In 1984, the Rev. Jerry Sloan, former pastor of Sacramento’s gay-oriented Metropolitan Community Church, came to Metrailer to sue the Rev. Jerry Falwell for breach of contract. Falwell, the Christian conservative who founded the Moral Majority, had sermonized on his nationally syndicated “Old Time Gospel Hour” about the annihilation of “a vile and satanic” gay church. When Sloan later confronted Falwell on a Sacramento TV show about making that statement, Falwell denied on the air having done so, saying he’d pay Sloan $5,000 if he could prove it.

Sloan did, via videotape and audiotape, but Falwell refused to pay.

“Rosemary did an excellent job with the case,” said Sloan. “We didn’t have to have witnesses. We had the tapes.”

Metrailer prevailed, winning $8,982, seed money that went toward founding Sacramento’s Lambda Community Center, now the Sacramento LGBT Community Center.

“Jerry Falwell was bigger than life,” said Metrailer. “We made him be accountable for the hatred he was espousing. The case made international news. It was in People magazine. It was all over everywhere.”

More consequential was the class-action lawsuit that she and Langenkamp filed in 1982 against McClellan for its decades-long, systemic discrimination against women working as civilian instrument mechanics. The employees had bake sales to pay for their legal representation, Metrailer said. The case was settled in the women’s favor in 1988.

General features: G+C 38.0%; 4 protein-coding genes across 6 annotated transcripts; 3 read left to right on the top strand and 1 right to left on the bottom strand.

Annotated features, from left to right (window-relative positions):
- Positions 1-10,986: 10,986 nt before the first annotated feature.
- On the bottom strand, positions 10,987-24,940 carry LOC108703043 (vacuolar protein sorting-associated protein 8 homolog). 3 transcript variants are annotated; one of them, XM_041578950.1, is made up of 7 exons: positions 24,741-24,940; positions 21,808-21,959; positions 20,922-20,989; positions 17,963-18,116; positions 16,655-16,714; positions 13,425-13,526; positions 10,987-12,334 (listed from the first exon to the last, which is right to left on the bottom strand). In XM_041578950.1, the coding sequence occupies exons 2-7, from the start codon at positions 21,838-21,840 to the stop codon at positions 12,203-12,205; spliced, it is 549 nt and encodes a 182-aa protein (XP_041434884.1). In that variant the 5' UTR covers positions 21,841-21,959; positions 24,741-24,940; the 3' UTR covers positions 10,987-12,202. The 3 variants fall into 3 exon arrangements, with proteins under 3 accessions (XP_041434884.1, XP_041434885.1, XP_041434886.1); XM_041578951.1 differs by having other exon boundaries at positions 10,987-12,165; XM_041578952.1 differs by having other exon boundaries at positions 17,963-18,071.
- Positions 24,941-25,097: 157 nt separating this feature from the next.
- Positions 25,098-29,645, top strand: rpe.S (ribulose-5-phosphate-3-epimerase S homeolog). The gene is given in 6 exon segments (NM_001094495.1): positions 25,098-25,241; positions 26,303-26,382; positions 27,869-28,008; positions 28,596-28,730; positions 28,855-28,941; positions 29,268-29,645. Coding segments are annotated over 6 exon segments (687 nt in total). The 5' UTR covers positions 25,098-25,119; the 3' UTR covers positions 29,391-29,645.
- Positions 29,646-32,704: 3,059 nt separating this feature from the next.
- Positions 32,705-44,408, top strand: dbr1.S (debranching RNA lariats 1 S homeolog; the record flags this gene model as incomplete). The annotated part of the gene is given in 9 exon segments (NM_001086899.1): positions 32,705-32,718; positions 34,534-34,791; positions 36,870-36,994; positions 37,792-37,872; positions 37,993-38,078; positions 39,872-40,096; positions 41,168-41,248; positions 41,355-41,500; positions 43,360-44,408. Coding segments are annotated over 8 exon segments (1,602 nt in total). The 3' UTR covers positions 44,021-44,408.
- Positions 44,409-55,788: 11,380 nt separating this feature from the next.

“These weren’t bra-burners,” said Metrailer. “They were women our mothers’ age, but they knew no matter how hard they worked, they wouldn’t get raises or promotions. They were locked into low salary rates and that would affect what they received in retirement.

“We got them upgraded. They got back pay and retirement benefits. We changed how the Air Force has to advance civilian women. It’s one of the things I’m most proud of.”

Over time, she specialized in business and personal injury law and gave up litigation, while Langenkamp specialized more in job discrimination and sexual harassment cases. But together they fought for civil rights on behalf of women, gays and lesbians, and minorities.

“We wanted to use the law to work for social justice,” said Langenkamp. “When we started, women were underestimated. Our talents were not recognized. We were systematically discounted. We felt we needed to be visible and be the best lawyers we could and make a statement about what women could do.”

By 2002, Metrailer and Costella, an environmental consultant, moved full time to the cabin in the woods outside Nevada City, on property that Metrailer had bought in the 1980s. The two, who have been together for 23 years, were married in August 2013 on a nearby lake.

“I never thought same-sex marriage would happen in my lifetime,” said Metrailer. “But it really felt good. It felt good to say, ‘I do.’ It meant a lot.”

That was about the time that filmmaker Dawn Deason and financial consultant Camille Wojtasiak approached Metrailer about being the first subject in their “Legends of Courage” series.

“People are aging, and their stories get lost,” said Deason. “Men and women in the LGBT community really have done so much for the civil rights of today’s LGBT youth. With the fast and furious changes of the past few years, up to and including marriage, it seems like everything happened overnight.

“It didn’t. People struggled. They lost jobs. And people like Rosemary were beacons of hope.”

Metrailer appreciates the recognition, but the attention overwhelms her.

“I’m proud of some of the things I’ve done, the changes I’ve helped make,” she said. “As a kid of the ’60s, it’s important you have your footprint in the world and make things a little better for people in the future.

“But being called a legend is embarrassing.”

Call The Bee’s Anita Creamer, (916) 321-1136. Follow her on Twitter @AnitaCreamer.